Overall complications were 6.81% in LDN group as compared to 14.5% in the ODN group and there was no open conversion in the laparoscopic group. We had one case of intestinal obstruction, which on exploration showed that the loop of intestine was herniated through the mesocolon rent. One case had port site hernia, which had to be re-explored for its reduction; and the other had incisional hernia (previously operated for hysterectomy) through the pfannensteil incision, which required mesh closure. Three cases had intraoperative hemorrhage - including two renal vein injuries and one lumbar vein tear - which was managed laparoscopically. One patient in the laparoscopic group had post-nephrectomy fossa collection, which was managed conservatively by aspiration; and the fluid for analysis revealed increased amylase levels, suggestive of pancreatic tail injury. One case of splenic tear was suture-closed using surgical bolster without postoperative sequelae. Minor complications like right shoulder pain (15%), left lower limb paresthesia (2 cases) and hydrocele (0.86%) were noted in laparoscopic group.

Recipient morbidity rates were comparable to open group, with ureteric injury seen in less than 0.5% in laparoscopic group [Table - 3]. This patient had ureteric leak on 9th postoperative day, which required re-exploration and ureteroneocystostomy.

   Discussion Top

In our early series, we noted a significant blood loss of 157 ± 67 ml as compared to late cases, wherein blood loss was reduced to 65 ± 34 ml [Table - 1] with a overall PCV drop of 3.4 ± 1.7 ( P =0.0005). Overall complication rate was 6.81%. All the major complications [Tables 3][Table 4] like ureteric leak (1), intestinal obstruction (1), splenic injury (1), port site hernia requiring exploration (1) and incisional hernia (1) were noted during the first half of the cases operated. Major complications of open surgery were atelectasis; pneumotharax (4.5%); and prolonged Ileus (4.5%), which was conspicuous by its absence in LDN. Nearly 70% of the complications, including major ones, were observed during our early 50 cases. We reduced these complications by judicious planning and with ongoing technical modifications. Proper reflection of the large bowel after releasing the splenocolic and splenorenal ligaments helps in preventing the mesenteric rents, which if found, were to be suture-closed (large rents) or clipped (small rents). One of the major steps in preventing the ureteric injury is to not to dissect the ureter but to visualize it while taking the whole bulk of periureteric tissue without disturbing the plane between the gonadal vein and ureter while dissecting the golden triangle. Intraoperative bleeding is the major reason for the open conversion[4],[10],[11] (1-2%) and we fortunately didn't have to convert any of the 264 cases. Upper pole dissection inside the gerota's fascia prevents splenic injury. We first dissect the adrenal vein to its complete length to its origin before clipping and then dissect the more dangerous lumbar vein, last, once the renal vein and the aortic pulsation are evident, thereby creating ample space and length for its clipping. By this time, the whole kidney would be free and any catastrophe of this vein can be tackled without subjecting the graft kidney to undue compression and vasospasm. The failure of available endovascular staplers, clips and certain other devices may lead to catastrophic bleeding. Slippages of ligaclips have been a major concern reported by some[11] and it is also our experience in our earlier cases. Ole Oyen et al[11] reported higher reoperation rates in laparoscopic group as compared to open group and questioned the safety of laparoscopic approach. Since then, we have been using more secure ligaclips - Allport clips (lock mechanism at the distal end with'u' pin mechanism) - for the lumbar vein and adrenal veins, which helps in preventing major catastrophe. It is our observation that use of weck clips for the vascular occlusion has a similar outcome as that of EndoGI stapler. We prefer harmonic dissection for the periureteric tissue and around the renal artery, which has minimal thermal injury and hence lower incidence of renal artery spasm and ureteric injury (less than 0.5%). Our usage of monopolar cautery (short burst) is only restricted to lymphatic dissection around the renal vein, away from the renal artery and to few fibrous tissues around the kidney. We believe that the reduced cautery (monopolar) time has definite bearing on the overall results we achieved in LDN. Under-vision closure of the ports is extremely important in preventing port site hernia. We prefer manual removal of the kidney.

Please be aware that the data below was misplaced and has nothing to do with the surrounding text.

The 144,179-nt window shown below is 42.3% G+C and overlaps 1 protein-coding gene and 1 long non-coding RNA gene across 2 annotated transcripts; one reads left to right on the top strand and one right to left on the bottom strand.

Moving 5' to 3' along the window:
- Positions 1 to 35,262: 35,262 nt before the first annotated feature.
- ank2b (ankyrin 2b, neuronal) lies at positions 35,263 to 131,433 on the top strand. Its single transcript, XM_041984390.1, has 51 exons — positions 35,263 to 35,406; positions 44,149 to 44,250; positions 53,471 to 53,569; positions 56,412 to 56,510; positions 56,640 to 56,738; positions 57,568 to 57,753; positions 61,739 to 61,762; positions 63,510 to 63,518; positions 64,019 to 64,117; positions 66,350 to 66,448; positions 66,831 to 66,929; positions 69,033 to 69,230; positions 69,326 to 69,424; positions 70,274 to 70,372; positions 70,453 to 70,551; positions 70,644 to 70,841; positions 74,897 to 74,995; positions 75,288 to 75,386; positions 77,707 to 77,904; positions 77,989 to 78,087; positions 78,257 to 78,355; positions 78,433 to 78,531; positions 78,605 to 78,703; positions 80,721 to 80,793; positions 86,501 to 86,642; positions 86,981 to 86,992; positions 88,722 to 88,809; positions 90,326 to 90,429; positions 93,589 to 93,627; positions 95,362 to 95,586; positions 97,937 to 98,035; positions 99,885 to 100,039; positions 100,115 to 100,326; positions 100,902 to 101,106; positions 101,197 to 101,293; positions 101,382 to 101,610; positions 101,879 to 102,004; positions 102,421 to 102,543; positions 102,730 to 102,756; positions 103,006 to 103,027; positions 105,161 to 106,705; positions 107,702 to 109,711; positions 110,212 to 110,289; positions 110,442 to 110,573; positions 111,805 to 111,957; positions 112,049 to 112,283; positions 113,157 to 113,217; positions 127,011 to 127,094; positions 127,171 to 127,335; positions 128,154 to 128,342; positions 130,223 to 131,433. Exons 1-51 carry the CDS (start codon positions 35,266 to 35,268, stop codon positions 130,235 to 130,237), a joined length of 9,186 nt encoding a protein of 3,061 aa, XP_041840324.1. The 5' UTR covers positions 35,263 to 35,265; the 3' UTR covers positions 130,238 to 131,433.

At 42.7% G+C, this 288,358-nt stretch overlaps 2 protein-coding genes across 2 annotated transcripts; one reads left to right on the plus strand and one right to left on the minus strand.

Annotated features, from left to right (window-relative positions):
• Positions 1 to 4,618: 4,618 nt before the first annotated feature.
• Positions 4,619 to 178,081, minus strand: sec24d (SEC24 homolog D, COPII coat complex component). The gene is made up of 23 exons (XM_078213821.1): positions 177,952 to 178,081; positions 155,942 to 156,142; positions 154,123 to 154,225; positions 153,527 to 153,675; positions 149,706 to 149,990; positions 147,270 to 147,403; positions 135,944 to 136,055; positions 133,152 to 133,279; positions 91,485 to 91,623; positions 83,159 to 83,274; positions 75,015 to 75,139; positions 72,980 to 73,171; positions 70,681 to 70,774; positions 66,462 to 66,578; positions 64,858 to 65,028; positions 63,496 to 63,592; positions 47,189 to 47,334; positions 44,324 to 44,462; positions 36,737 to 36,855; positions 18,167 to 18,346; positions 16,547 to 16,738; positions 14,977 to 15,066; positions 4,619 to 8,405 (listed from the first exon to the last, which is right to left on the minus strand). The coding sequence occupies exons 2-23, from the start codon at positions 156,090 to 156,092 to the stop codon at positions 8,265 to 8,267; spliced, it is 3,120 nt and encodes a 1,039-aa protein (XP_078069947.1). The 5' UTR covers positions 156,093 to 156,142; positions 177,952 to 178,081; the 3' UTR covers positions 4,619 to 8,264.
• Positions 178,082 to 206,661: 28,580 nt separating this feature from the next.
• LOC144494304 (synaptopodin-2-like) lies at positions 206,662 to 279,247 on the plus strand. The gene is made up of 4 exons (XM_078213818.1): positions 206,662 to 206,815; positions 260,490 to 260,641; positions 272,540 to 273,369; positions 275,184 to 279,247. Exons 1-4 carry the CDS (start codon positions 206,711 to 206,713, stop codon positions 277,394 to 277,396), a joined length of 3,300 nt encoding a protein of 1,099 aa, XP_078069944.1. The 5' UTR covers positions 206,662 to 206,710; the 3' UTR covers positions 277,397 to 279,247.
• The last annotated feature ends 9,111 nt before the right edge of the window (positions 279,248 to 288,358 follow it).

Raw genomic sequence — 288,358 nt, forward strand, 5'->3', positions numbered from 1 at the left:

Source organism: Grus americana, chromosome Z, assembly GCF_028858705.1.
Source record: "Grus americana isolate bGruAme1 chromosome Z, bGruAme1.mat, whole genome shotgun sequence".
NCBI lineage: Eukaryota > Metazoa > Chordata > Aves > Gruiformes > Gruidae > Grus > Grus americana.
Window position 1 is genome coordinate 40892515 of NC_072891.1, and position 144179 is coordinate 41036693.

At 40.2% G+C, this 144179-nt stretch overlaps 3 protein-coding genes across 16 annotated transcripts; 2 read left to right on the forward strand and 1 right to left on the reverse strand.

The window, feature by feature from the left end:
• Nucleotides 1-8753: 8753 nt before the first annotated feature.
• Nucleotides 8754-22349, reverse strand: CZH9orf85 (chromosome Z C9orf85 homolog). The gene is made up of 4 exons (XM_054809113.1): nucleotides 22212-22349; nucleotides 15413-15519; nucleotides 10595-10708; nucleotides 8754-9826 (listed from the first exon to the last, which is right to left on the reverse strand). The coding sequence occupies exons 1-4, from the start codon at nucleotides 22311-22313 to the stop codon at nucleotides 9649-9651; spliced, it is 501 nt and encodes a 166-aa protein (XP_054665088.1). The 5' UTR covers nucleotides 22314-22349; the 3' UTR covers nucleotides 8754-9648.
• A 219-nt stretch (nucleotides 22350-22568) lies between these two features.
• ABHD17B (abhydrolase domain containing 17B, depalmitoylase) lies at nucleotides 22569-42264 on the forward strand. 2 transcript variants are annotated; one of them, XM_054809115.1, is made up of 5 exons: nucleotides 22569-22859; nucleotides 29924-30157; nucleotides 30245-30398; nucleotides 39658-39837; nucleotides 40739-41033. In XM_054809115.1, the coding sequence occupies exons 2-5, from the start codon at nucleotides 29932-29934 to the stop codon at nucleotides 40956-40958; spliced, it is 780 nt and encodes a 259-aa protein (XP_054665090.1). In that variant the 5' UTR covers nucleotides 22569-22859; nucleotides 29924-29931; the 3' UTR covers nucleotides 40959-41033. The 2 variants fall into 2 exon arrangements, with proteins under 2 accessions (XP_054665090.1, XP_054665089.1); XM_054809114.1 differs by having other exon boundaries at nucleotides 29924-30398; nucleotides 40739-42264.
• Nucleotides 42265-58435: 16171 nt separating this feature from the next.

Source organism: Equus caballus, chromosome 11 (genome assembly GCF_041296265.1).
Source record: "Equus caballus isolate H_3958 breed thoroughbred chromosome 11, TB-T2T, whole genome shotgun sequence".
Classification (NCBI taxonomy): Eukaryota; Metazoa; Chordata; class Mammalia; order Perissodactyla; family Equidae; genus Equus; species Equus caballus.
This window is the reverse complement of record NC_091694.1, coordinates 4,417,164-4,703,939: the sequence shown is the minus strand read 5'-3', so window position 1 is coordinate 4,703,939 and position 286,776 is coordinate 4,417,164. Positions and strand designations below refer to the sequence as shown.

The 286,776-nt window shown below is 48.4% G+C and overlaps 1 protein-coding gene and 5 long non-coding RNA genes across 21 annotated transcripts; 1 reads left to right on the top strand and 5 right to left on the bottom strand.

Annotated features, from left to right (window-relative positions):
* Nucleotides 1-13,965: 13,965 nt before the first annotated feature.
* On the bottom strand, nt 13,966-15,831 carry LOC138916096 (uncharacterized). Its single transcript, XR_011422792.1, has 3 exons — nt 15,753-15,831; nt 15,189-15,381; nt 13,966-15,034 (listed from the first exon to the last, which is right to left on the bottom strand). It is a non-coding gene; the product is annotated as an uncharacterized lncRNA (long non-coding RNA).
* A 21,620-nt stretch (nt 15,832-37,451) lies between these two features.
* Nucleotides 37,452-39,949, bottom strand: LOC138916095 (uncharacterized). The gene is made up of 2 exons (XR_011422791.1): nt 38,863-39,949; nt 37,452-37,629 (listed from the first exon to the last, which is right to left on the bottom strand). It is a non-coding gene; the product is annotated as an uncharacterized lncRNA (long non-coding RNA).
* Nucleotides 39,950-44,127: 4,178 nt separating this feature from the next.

There are distinct advantages of laparoscopic approach to ODN in terms of early recovery and minimal hospital stay without compromising the graft function.[12],[13] Shalav et al[14] reported reduced warm ischemia time associated with manual removal of the kidney via pfannensteil incision and we prefer the same approach. Nongueira et al[15] reported slower graft function after laparoscopic approach in 132 patients; however, this is not observed in our series [Table 4].